Seven days to go until the London Film Festival opens its doors. Here's another two of the films on offer.
It turned a few heads when it was announced that Bent Hamer (Kitchen Stories) was going to direct the film adaptation of Charles Bukowski's Factotum, but any misgivings can be more or less laid to rest - perhaps because if anyone knows a thing or two about drinking it's the Norwegians. Not that Buk's work is all about the drinking... there are the women and the horses and a never-ending series of dead end jobs to get fired from too. But at its heart Bukowski's writing was all about the writing, which is where the film trips up slightly. After Mickey Rourke's turn as Bukowski's alter ego Henry Chinaski in Barfly it now falls to Matt Dillon to try and capture some of Buk's charm. He almost pulls it off.
This is actually probably Dillon's best role to date - physically he's beefed up some and has the younger version of Bukowski down pretty well. It's just that there's a little something missing.
The film on the whole is an enjoyable dive into Bukowski's world - not sourced from the book 'Factotum' alone and with some of the man's best poetry also used to great effect - it's at its best when Dillon has Lili Taylor to play off against. Her portrayal of fellow bar hound and sometime lover Jan is fantastic. Together they make the sweetest alcoholic couple that you're ever likely to cross the street to avoid. Whether he's offering her his shoes to walk home in or she's taping up his undercarriage after giving him a particularly bad dose of crabs you can't help but warm to them:
Hank: Wait a minute. What are you going to do to my balls?
Jen: Wrap 'em!
Hank: Isn't that dangerous? It'll affect my tap-dancing
The film dips a little when Chinaski hooks up with Marisa Tomei's Laura (Tomei doing her best to gain some credibility after a decade of forgettable movies), but gets back on track quickly with Chinaski losing more jobs in a couple of weeks than the entire Londonist staff have held altogether. The scene when he applies for a job on a newspaper as a reporter and is hired as a janitor is priceless, as is his dealing of a fellow punter at the track following a dispute over a seat.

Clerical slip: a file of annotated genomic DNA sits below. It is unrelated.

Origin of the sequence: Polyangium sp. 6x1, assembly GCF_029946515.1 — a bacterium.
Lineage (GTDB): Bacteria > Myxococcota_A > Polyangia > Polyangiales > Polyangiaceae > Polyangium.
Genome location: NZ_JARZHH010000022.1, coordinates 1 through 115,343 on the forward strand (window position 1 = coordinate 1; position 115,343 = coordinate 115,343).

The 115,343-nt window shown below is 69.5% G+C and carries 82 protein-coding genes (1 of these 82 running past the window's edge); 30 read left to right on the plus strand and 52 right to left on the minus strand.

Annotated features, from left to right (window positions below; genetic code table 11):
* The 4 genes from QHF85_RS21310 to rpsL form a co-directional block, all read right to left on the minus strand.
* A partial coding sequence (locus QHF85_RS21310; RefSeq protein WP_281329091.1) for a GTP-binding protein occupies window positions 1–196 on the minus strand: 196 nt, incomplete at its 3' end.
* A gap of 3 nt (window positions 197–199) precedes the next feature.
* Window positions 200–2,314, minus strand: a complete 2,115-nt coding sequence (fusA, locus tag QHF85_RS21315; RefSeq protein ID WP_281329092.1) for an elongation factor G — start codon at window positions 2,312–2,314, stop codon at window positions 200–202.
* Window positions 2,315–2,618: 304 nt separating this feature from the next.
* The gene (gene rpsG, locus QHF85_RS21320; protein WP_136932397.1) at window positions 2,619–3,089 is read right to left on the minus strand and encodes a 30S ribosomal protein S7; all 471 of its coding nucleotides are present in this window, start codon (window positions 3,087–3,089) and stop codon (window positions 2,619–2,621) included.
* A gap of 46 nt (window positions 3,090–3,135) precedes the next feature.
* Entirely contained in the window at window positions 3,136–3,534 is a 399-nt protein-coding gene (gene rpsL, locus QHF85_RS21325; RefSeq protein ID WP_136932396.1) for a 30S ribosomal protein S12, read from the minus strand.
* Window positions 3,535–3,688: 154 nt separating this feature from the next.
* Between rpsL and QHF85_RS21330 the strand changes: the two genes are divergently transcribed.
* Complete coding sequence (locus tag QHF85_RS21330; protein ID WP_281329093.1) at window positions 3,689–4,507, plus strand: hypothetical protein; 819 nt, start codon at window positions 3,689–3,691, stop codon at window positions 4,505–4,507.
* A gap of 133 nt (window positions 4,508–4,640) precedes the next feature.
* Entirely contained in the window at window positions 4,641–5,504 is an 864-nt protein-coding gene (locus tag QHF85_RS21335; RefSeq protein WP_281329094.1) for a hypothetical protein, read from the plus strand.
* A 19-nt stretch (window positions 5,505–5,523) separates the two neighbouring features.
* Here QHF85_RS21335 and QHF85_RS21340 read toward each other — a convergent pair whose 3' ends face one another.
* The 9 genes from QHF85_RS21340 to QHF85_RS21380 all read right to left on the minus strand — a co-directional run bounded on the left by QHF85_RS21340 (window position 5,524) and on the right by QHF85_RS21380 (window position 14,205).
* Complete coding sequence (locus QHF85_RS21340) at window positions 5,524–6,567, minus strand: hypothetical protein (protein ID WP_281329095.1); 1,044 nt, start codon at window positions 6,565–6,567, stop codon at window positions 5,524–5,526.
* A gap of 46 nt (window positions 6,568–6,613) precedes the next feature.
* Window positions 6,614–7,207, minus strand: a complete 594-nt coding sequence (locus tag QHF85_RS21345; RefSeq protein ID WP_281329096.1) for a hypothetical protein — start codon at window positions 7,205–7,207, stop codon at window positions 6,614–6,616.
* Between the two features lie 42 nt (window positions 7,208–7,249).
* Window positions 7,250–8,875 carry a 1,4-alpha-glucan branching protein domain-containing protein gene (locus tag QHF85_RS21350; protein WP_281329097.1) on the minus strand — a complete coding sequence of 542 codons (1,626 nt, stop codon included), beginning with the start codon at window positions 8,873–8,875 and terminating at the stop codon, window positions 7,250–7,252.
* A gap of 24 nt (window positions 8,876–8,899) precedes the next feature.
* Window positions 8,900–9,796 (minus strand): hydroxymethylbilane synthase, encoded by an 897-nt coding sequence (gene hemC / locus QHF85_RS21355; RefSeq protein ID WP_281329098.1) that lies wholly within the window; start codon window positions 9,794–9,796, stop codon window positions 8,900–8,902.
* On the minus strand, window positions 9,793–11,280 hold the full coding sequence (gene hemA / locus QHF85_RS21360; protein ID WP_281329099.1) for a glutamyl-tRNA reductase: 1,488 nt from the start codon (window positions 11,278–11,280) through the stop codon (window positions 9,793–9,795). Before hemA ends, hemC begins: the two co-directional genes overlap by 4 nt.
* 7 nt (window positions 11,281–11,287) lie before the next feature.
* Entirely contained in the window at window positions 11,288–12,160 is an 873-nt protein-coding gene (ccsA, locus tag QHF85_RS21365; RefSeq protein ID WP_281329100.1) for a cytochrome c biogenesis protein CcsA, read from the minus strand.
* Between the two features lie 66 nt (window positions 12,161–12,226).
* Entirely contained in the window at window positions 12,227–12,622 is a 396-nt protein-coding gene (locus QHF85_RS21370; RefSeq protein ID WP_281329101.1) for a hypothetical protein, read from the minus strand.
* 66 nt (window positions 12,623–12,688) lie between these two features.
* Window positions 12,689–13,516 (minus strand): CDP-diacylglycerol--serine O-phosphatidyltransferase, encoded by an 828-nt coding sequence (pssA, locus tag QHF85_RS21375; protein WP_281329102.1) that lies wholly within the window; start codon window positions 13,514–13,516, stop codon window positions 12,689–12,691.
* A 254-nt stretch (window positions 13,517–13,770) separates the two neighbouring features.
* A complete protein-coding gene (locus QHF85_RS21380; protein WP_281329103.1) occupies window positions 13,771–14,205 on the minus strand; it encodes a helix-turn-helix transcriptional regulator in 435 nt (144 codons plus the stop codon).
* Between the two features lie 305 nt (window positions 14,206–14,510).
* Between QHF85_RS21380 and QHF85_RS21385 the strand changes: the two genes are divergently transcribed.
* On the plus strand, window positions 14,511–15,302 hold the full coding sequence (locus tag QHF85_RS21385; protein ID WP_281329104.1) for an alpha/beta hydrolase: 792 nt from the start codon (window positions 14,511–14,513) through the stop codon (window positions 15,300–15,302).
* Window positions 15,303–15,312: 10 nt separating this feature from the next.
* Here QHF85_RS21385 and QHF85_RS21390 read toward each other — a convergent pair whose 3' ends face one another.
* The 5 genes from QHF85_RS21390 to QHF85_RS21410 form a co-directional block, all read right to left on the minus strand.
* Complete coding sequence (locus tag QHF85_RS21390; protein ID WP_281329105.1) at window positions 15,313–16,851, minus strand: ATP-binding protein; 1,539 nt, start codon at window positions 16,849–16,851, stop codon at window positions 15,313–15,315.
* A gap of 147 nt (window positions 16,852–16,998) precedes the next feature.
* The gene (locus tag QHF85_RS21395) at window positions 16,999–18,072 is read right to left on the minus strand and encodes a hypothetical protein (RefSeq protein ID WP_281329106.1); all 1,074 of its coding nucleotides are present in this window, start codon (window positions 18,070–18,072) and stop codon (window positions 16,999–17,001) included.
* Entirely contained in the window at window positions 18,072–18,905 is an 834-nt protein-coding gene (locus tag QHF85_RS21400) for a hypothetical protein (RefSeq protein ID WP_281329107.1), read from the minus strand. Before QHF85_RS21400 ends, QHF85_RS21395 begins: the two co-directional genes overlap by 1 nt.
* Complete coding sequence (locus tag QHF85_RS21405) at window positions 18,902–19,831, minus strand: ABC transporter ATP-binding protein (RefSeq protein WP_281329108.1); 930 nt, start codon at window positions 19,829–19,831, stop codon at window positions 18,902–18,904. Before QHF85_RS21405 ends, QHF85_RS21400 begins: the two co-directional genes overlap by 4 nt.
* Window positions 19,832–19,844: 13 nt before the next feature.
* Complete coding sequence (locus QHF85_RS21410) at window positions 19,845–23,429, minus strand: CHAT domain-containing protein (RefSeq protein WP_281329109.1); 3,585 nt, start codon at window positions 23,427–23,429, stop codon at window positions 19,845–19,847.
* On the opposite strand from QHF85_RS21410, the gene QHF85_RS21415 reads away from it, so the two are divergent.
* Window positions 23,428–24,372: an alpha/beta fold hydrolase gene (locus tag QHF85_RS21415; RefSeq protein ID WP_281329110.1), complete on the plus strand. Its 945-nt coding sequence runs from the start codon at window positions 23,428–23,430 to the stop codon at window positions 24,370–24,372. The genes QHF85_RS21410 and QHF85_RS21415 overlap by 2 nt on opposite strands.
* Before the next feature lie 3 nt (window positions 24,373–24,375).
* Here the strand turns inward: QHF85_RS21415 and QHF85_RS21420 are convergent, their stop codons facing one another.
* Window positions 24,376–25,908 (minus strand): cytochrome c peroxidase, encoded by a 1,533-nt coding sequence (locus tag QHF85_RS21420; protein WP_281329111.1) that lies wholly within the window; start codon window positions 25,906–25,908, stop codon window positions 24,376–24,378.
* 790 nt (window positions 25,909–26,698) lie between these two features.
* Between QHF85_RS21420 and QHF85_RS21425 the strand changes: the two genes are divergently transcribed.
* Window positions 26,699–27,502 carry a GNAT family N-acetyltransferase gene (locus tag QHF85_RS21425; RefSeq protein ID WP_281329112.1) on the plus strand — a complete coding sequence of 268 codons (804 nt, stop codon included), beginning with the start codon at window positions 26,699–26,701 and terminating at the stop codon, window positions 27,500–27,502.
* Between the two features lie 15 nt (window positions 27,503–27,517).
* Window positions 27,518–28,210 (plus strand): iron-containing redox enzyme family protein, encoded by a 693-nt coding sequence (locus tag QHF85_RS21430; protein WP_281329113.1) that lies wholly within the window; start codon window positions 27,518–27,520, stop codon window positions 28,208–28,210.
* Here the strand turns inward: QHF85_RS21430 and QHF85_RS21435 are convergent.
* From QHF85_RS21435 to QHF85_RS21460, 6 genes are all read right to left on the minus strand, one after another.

The jobs, the bars, the horses and the women come and go. The only constant thing in Chinaski's life is the writing so it's a shame it's given so little screen time - we do see Dillon scribbling at tables from time to time and he does drop manuscripts into the post outside nearly every bar he wanders into, but his voice over narration comes and goes. Hamer does a great job of evoking life on the skids, but it would have been nice to have more of Bukowski's commentary to put it into context.
Not unmissable but we'll go out on a limb and say it's a more successful film than Barfly. Now if only Dillon will stay on board for a screen version of 'Women' we'll be very happy indeed.
Showing as part of the Films on the Square strand on Wednesday 2 November at 8.30pm and Thursday 3 November at 1.30pm.
Hands up if you saw Noi The Albino. It didn't get a huge release here, but was a cracking little film (probably find it in Fop for a tenner). Dark Horse is by the same director and is an absolute gem of a find. The dark edge of Noi is discarded with here and we get a straightforward slacker comedy that even made stony faced film critics from the broadsheets laugh out loud. This is a funny film.
It follows Jakob Cedergren's Daniel as he drifts along through life with no plan other than to do his thing and avoid any hassle if at all possible. When we first meet him he's been called into the tax office to try and explain how it is that he's only officially earned seven dollars in the past four years. Daniel is frankly baffled that the tax system exists at all. Minutes later he's pulled over (eventually) by the police for ignoring traffic signs and holds off the bemused cops until the track he's listening to on his beloved headphones finishes.
Daniel's best friend is the 'play it by the rules' Grandpa (that's his nickname) - an overweight yin to Daniel's yang who dreams of becoming a professional football referee (he's hardly seen out of uniform) after getting the highest ever score on the theory test. Their friendship is constantly strained by the fact that Grandpa receives very little for conforming while he sees everything that Daniel needs fall into his lap with no effort. Things come to a head when they fall for the same girl working at the local bakery - Tilly ScottPedersen's Franc - off her head on magic mushrooms.
Daniel does have a job - sort of - he gets paid cash for stenciling graffiti around the city on the behalf of lovesick couples (kind of like Banksy doing requests) leaving him plenty of time to pursue Franc and avoid her man-hungry mother (don't mention the grandmother... we were crying with laughter).
The film loses a little steam when it introduces a new character quite late into the running time to act as another counterpoint to Daniel's lifestyle and frankly it's unnecessary and distracts from the joy of watching the characters we've already invested in interact and eventually crash headlong into responsibility. Just when you think the film can't possibly get any better director Dagur Kari throws in the one single colour frame in the entire movie and floors you.
Go see it and with a little luck it'll get a bigger release than Noi later in the year.
Showing only on Thursday 20 October at 1.30pm and 6.30pm
Tickets and further details of all this year’s films can be found on the LFF website.
Tomorrow we'll bring you the low down on Gwyneth Paltrow, Anthony Hopkins and Jake Gyllenhaal in stage to screen adaptation Proof.